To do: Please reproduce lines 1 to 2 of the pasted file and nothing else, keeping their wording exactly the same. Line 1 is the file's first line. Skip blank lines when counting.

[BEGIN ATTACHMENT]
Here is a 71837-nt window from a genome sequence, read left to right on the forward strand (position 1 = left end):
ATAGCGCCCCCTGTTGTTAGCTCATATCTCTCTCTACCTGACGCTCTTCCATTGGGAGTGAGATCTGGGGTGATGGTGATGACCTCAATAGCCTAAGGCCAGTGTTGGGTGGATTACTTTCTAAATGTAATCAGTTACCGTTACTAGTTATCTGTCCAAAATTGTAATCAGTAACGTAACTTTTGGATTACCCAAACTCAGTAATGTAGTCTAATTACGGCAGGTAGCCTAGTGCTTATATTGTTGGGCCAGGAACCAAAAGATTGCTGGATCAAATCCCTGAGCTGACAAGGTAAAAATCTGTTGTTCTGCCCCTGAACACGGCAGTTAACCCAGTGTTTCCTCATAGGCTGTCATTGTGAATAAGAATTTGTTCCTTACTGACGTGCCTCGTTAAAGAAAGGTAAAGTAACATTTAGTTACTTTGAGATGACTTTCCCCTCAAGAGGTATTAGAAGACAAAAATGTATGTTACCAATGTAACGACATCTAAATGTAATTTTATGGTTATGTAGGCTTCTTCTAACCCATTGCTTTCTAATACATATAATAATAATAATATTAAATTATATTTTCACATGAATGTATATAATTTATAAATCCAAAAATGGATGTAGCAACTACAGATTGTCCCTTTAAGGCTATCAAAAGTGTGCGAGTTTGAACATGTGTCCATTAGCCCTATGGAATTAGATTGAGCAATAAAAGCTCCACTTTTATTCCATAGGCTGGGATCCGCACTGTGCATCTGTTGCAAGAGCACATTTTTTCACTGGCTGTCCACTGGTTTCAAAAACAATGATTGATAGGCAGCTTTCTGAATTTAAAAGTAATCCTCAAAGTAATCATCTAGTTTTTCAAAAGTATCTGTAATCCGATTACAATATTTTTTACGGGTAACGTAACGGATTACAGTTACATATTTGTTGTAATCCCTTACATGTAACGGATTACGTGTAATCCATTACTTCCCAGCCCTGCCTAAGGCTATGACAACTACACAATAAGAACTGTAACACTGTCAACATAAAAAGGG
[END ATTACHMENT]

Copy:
Here is a 71837-nt window from a genome sequence, read left to right on the forward strand (position 1 = left end):
ATAGCGCCCCCTGTTGTTAGCTCATATCTCTCTCTACCTGACGCTCTTCCATTGGGAGTGAGATCTGGGGTGATGGTGATGACCTCAATAGCCTAAGGCCAGTGTTGGGTGGATTACTTTCTAAATGTAATCAGTTACCGTTACTAGTTATCTGTCCAAAATTGTAATCAGTAACGTAACTTTTGGATTACCCAAACTCAGTAATGTAGTCTAATTACGGCAGGTAGCCTAGTGCTTATATTGTTGGGCCAGGAACCAAAAGATTGCTGGATCAAATCCCTGAGCTGACAAGGTAAAAATCTGTTGTTCTGCCCCTGAACACGGCAGTTAACCCAGTGTTTCCTCATAGGCTGTCATTGTGAATAAGAATTTGTTCCTTACTGACGTGCCTCGTTAAAGAAAGGTAAAGTAACATTTAGTTACTTTGAGATGACTTTCCCCTCAAGAGGTATTAGAAGACAAAAATGTATGTTACCAATGTAACGACATCTAAATGTAATTTTATGGTTATGTAGGCTTCTTCTAACCCATTGCTTTCTAATACATATAATAATAATAATATTAAATTATATTTTCACATGAATGTATATAATTTATAAATCCAAAAATGGATGTAGCAACTACAGATTGTCCCTTTAAGGCTATCAAAAGTGTGCGAGTTTGAACATGTGTCCATTAGCCCTATGGAATTAGATTGAGCAATAAAAGCTCCACTTTTATTCCATAGGCTGGGATCCGCACTGTGCATCTGTTGCAAGAGCACATTTTTTCACTGGCTGTCCACTGGTTTCAAAAACAATGATTGATAGGCAGCTTTCTGAATTTAAAAGTAATCCTCAAAGTAATCATCTAGTTTTTCAAAAGTATCTGTAATCCGATTACAATATTTTTTACGGGTAACGTAACGGATTACAGTTACATATTTGTTGTAATCCCTTACATGTAACGGATTACGTGTAATCCATTACTTCCCAGCCCTGCCTAAGGCTATGACAACTACACAATAAGAACTGTAACACTGTCAACATAAAAAGGG